Shafeqa, is the only breadwinner of the family. Three years ago her husband left his job due to limited job oppourtunities. CARE is supporting people like Shafeqa with generous fund from ECHO by providing cash for work activities, unconditional cash and hygiene awareness sessions. (Credit: Ahemed Al-Basha / CARE)
Shafeqa is a mother of three disabled children. Her husband lost his job as a farmer and since then she has had to provide for her family.
“My husband was the breadwinner of the family,” says Sahfeqa. “He was my strength – we used to feel safe when he was around. One day when he came home from work he looked very tired, but we couldn’t take him to the hospital because we didn’t have enough money. When I asked him what was wrong he told me he no longer had his job.”
Since the war in Yemen started four years ago, life has become much more complicated for Shafeqa and her family. They were dependent on the income her husband used to receive from working on the land, but as so many farms are not operational because of the increase in the prices of fuel and water, they found themselves without income.
Shafeqa says: “I was constantly worried, crying at night. I felt like I had failed to provide a decent life for my children. I started working in people’s houses to be able to feed my children. But even now sometimes I get tired and I sit and cry, thinking about our situation. I wish this was all just a nightmare.”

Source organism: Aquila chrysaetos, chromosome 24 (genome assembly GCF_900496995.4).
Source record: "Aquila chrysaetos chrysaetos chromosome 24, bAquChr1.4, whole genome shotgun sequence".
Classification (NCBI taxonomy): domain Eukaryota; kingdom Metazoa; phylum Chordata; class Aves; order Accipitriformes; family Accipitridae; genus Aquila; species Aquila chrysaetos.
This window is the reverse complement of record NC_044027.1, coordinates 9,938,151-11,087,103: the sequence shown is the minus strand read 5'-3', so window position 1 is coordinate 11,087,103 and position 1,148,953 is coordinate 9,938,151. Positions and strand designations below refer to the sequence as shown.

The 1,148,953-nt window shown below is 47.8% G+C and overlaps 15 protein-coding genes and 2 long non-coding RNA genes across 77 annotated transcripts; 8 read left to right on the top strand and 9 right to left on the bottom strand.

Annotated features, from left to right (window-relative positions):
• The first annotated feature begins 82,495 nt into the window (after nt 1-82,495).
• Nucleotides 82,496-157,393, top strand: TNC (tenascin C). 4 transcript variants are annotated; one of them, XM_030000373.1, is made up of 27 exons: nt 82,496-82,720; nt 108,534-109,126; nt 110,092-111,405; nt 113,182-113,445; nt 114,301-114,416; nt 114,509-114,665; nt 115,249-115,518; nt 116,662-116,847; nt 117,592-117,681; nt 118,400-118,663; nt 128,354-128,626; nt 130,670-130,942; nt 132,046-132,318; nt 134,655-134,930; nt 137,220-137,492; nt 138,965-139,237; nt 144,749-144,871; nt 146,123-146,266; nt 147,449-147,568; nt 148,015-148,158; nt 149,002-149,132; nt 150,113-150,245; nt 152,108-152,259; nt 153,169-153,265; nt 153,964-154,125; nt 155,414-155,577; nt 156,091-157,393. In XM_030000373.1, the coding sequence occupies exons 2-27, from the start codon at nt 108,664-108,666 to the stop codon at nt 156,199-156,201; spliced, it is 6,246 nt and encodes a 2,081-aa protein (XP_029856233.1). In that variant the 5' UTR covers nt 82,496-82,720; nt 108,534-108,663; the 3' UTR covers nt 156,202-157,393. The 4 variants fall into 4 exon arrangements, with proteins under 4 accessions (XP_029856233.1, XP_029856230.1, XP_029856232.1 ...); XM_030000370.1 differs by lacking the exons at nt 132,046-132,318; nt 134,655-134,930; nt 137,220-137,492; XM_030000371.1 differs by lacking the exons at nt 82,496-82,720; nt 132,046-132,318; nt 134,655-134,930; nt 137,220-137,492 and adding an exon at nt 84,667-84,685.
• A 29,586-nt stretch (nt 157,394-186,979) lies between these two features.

Four years of war in Yemen have affected the lives of millions of people and created a dire economic situation. 24 million people are in need of humanitarian assistance and 20 million are food insecure. With economic decline, job losses, and the increase in prices, people like Shafeqa are not able to afford food, medicine and other basic items.
On top of her financial worries, Shafeqa was struggling to get water. She used to walk every day for two hours to collect water from the well. After CARE helped to build water tanks close to her house it only takes half an hour to collect water and come home. She also participated as a volunteer in raising awareness about hygiene practices, which helps to prevent diseases like cholera. “So many people get sick because they don’t know about good hygiene habits. After I learnt about them I feel I am responsible to spread the word and share the knowledge I have.”
Shafeqa’s is one of countless families in Yemen who suffer from poverty as a result of the relentless war. She often wishes she could go back in time to her comfortable and stable life. “Our life wasn’t perfect,” she says. “But we used to sleep with our minds at peace. Now, I sleep worrying about how we are going to survive tomorrow, and I wake up thinking about how we are going to end our day.”
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